James Badge Dale plays Will Travers, an intelligence analyst who uncovers clues that suggest a high-level conspiracy driven by U.S. government and business interests.
James Badge Dale plays Will Travers, an intelligence analyst who uncovers clues that suggest a high-level conspiracy driven by U.S. government and business interests. Matthew Welch/AMC
Will Travers solves puzzles. He sees patterns that most people never knew existed. That's what makes him good at his job.
Travers, played by James Badge Dale, is the intelligence analyst at the heart of the AMC television series Rubicon, a show that critics have praised for its tension, intrigue and looming paranoia. It's intricately plotted and deliberately paced. Clues trickle in week after week as Travers chases leads linked to a string of intelligence-community deaths that began in the season premiere, in the wake of a coded message delivered via newspaper crossword puzzles.
Henry Bromell, the show's Peabody Award-winning executive producer and himself the son of a spy, tells NPR's Guy Raz that the style is a conscious homage to an earlier era.
"The whole show is rooted in the feel and the look and the pacing of early '70s American filmmaking in general," he says, and "specifically, some of the paranoid political thrillers of the time, like Three Days of the Condor and The Parallax View and The Conversation."
The aim, Bromell says, is less amusement-park ride than puzzle, from the point of view of the guy putting the pieces together: "a lot of little false alleys and finally getting to what he wants to know."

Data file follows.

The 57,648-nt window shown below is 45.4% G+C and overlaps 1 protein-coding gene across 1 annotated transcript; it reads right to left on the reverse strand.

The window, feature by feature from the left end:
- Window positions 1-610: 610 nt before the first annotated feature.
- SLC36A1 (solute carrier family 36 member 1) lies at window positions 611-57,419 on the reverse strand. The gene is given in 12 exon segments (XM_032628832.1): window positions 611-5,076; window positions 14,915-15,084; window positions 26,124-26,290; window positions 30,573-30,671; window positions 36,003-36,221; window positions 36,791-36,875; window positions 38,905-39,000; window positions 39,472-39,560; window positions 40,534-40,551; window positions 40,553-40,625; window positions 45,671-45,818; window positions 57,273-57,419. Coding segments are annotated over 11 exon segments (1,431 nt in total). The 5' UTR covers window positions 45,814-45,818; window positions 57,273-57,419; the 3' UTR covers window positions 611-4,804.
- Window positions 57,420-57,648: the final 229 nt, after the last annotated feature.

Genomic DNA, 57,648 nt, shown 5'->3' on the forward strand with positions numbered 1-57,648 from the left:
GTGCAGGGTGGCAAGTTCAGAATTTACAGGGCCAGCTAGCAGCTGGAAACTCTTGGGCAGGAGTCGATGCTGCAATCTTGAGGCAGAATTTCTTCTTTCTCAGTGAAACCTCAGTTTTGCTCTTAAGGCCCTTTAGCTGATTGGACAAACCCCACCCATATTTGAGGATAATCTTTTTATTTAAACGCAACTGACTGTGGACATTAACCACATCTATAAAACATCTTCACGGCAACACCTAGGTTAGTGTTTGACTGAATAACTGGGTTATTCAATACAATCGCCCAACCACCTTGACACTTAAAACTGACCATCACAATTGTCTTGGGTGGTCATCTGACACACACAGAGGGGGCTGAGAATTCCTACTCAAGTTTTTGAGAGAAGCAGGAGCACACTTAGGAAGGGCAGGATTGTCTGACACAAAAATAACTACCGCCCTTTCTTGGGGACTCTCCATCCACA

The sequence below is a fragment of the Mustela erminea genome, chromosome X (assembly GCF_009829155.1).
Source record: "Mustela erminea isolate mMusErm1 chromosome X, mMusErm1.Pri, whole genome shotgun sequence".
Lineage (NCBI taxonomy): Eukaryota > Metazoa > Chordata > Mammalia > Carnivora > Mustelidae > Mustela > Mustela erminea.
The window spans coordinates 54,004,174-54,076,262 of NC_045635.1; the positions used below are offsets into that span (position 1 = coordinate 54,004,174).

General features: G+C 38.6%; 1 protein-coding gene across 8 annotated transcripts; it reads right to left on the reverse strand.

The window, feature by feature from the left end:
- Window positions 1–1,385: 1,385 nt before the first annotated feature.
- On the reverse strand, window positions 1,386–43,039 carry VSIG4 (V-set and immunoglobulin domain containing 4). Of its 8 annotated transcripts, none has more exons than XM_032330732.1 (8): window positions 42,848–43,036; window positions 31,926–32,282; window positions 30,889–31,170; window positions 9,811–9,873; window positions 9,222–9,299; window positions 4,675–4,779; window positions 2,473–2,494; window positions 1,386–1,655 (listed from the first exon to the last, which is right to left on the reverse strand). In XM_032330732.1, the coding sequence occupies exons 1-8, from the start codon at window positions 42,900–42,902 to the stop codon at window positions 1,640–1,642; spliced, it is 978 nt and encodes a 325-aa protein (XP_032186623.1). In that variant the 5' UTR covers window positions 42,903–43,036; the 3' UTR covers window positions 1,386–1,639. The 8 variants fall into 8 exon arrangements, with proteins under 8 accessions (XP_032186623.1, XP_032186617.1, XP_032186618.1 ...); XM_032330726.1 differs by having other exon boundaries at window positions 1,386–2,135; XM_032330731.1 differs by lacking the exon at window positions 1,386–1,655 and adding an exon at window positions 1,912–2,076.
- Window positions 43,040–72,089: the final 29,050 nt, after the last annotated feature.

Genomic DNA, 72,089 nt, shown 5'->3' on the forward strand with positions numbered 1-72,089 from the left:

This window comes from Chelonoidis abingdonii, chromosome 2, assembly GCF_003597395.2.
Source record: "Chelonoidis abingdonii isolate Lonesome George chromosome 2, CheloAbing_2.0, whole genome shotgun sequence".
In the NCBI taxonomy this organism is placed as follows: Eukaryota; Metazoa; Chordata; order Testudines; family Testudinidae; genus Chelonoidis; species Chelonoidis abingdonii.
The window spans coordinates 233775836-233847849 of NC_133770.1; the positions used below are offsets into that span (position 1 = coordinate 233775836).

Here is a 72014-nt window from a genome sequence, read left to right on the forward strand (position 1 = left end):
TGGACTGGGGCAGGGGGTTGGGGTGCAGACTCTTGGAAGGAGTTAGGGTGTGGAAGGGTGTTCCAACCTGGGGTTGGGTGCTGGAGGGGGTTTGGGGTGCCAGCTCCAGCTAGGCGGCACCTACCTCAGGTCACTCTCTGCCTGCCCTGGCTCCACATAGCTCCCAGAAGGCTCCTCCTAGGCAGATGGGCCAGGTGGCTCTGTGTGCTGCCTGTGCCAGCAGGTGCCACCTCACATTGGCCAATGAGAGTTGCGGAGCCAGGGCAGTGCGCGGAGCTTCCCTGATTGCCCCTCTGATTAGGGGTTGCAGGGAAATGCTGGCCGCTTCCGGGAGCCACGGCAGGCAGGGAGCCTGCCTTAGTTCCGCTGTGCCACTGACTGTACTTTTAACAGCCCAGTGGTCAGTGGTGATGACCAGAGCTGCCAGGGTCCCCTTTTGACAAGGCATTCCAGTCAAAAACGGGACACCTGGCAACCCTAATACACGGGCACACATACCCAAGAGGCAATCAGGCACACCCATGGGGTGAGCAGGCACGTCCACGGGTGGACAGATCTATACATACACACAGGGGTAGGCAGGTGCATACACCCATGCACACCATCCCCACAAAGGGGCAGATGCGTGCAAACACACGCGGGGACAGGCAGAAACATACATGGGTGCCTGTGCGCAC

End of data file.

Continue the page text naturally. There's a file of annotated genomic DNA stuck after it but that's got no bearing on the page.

In the first season's next-to-last episode, which aired Oct. 10, an al-Qaida operative — fair warning, there are spoilers ahead — plots to blow up an oil tanker in Galveston Bay, near Houston. The idea is that it'll cause a bottleneck in the petroleum supply chain and cripple the nation. Travers is on the case, but he's ultimately too late — in part because behind the show's vast conspiracy is a cabal of powerful Americans, manipulating the U.S. intelligence establishment to slow investigations down and allow terrorist actions to succeed.
Their motives? Mixed, in the show's mythology.
"If we gathered 10 of them in a room and asked them what they were up to, they would say they were doing their best to protect the interests of America," Bromell says. "That they doubted the ability of our cumbersome democracy to do it all by itself, and that they take it upon themselves to act accordingly. That they also often make a lot of money in the process, they would not think was all that important. We probably would."
Dimitrios Kambouris/WireImage/Vanity Fair
Executive producer Henry Bromell partly based the show on insight gained as the son of a spy.
Executive producer Henry Bromell partly based the show on insight gained as the son of a spy. Dimitrios Kambouris/WireImage/Vanity Fair
'God Knows What He Was Doing'
As an analyst, Travers isn't in exactly the same work as a field operative, but Bromell's father's line of work did help set the direction for Rubicon.
"We grew up all over the world," Bromell says. "God knows what he was doing, but we were with him. He was in the operations side for about 30 years, so I knew more about that — or I saw more, and knew less, about that — than I did about the analytical side. But I knew of course that [the analytical side] existed; it did interest me. And when we were first devising this show and came up with the idea of it's being about analysts, I have to admit there was a little string that went ding inside me."